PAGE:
Final test slides 3

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  • Simple, stylized, abstract geometric design Amphora shape – popular shape for storing and shipping goods Design reflects Greek cultural obsession with the tension between order and chaos. It was to duty of rational humans to exert order on a chaotic natural world
  • Geometric era involves increasingly complex geometric decoration – notice especially several versions of the meander or “Greek Key” This large amphora was a grave marker, not used for storage or shipping - Funeral scene on the side is an early depiction of the human form – very geometric and conceptual
  • A vase from the Orientalizing Period Human figures still represented in geometric, conceptual ways, but some naturalistic details (muscles on Odysseus—white figure) are being developed - Narrative from the Odyssey—Odysseus and his men blinding the cyclops Polyphemus
  • Black figure pottery Mythological narrative—Dionysos bringing the gift of wine to humanity - Key shift to naturalism—the sail is not conceptual rectangle but is being shaped by the wind
  • Red figure pottery New red figure technique allows for finer details—hair, muscles, clothing Mythological narrative
  • -Red figure pottery Scene from real life, not mythological Notice raised heels of athletes—signs of weight shift or ponderation—physical bodies moving in a physical world
  • Grave site memorial—perhaps influenced by similar statues in Egypt Probably represented the specific person being memorialized - Rigid, unnatural stance, but careful attention paid to naturalistic details like muscles and joints
  • -Female version of Kouros—also a grave site memorial -Broken arm significant—figures starting to break free from rigid, blocky structre and move
  • Grave site marker, like Kouros - Careful relief carving indicates naturalistic details—muscles, joints, beard
  • Represents the final steps to naturalism in the Greek quest to depict the human form Ponderation or weight shift - Contraposto stance
  • Doric Order temple -Temples were typically on a hilltop—closer to gods -Carefully designed to reflect symmetry and order out of chaos
  • -You will need to be able to identify the elements we discuss in class.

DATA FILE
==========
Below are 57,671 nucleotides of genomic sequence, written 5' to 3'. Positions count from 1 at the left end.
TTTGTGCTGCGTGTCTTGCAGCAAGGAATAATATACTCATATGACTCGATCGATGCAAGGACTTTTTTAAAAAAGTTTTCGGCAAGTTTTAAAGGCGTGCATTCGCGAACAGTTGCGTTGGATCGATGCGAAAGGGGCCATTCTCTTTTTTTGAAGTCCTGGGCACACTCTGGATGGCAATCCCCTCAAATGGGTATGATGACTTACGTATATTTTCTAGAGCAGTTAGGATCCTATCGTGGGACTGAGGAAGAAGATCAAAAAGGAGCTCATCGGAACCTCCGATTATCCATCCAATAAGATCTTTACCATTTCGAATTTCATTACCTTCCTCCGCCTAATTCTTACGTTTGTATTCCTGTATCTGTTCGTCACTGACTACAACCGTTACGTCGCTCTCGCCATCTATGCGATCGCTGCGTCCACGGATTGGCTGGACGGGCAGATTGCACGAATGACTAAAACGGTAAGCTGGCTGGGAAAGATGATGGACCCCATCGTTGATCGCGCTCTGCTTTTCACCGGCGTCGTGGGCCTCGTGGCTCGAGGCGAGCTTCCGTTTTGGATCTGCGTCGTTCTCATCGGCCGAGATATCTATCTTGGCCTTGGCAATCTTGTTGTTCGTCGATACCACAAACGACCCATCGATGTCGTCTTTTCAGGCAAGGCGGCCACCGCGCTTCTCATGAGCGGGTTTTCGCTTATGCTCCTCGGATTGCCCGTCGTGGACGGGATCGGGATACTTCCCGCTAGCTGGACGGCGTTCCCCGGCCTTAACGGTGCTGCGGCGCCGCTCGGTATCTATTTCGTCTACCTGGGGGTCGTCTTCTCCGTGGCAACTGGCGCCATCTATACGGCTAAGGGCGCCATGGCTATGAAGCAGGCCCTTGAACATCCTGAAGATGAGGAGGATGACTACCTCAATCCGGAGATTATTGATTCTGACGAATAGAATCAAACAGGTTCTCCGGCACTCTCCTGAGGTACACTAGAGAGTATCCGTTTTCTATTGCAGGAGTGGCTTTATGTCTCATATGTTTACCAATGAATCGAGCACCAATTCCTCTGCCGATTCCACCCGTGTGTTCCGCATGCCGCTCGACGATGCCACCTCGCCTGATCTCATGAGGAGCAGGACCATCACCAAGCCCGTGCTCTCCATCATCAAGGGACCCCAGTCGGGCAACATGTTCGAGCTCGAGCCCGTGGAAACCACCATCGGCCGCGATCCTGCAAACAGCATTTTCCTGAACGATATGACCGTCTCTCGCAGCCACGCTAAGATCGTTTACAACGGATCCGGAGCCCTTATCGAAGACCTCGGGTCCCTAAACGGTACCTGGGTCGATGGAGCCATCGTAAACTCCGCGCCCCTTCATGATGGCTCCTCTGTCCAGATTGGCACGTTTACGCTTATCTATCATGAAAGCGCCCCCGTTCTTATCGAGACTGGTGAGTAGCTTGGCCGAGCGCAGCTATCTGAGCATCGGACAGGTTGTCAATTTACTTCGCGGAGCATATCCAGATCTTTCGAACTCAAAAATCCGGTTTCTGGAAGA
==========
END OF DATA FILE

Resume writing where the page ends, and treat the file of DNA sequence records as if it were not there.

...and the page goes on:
• -Temple exteriors were often richly decorated, often with a narrative -Figure is carefully designed to fit into the left hand corner of the pediment while remaining naturalistic and proportional - Careful attention to naturalistic details—muscles, weight, facial expression
  • Final test slides 3

    1. 1. Proto-Geometric Amphora Dipylon, c.1000 B.C. 16 1/2” high Keramikos Museum, Athens
    2. 2. Dipylon Vase (Geometric Amphora) c. 700 B.C. 59” high National Museum, Athens
    3. 3. The Blinding of Polyphemus and Gorgons Eleusis, c. 675-650 B.C. 56” high Museum, Eleusis
    4. 4. Exekias Dionysos in a Sailboat (interior of a kylix) Vulci, c. 550-525 B.C. 12” diameter Staatliche Antikensammlungen, Munich
    5. 5. Andokides Painter Herakles and Apollo c. 530 B.C. 23” high Staaliche Museum, Berlin
    6. 6. Brygos Painter Athletes and Trainer 480-470 B.C. Museum of Fine Arts, Boston
    7. 7. Kouros from Attica c. 600-590 B.C.
    8. 8. Peplos Kore c. 530 B.C. Marble, 48” high Acropolis Museum, Athens
    9. 9. Aristokles Stele of Aristion c. 510 B.C. National Archaeological Museum, Athens
    10. 10. Kritios Boy Acropolis, Athens c. 480 B.C., 34” high Acropolis Museum, Athens
    11. 11. Temple of Hera c. 460 B.C. Paestum, Italy
    12. 12. Ionic and Doric Orders
    13. 13. Dying Warrior figure from L. angle of E. pediment Temple of Aphaia, Aegina. ca. 500-490 B.C. Staatliche Antikensammlungen, Munich

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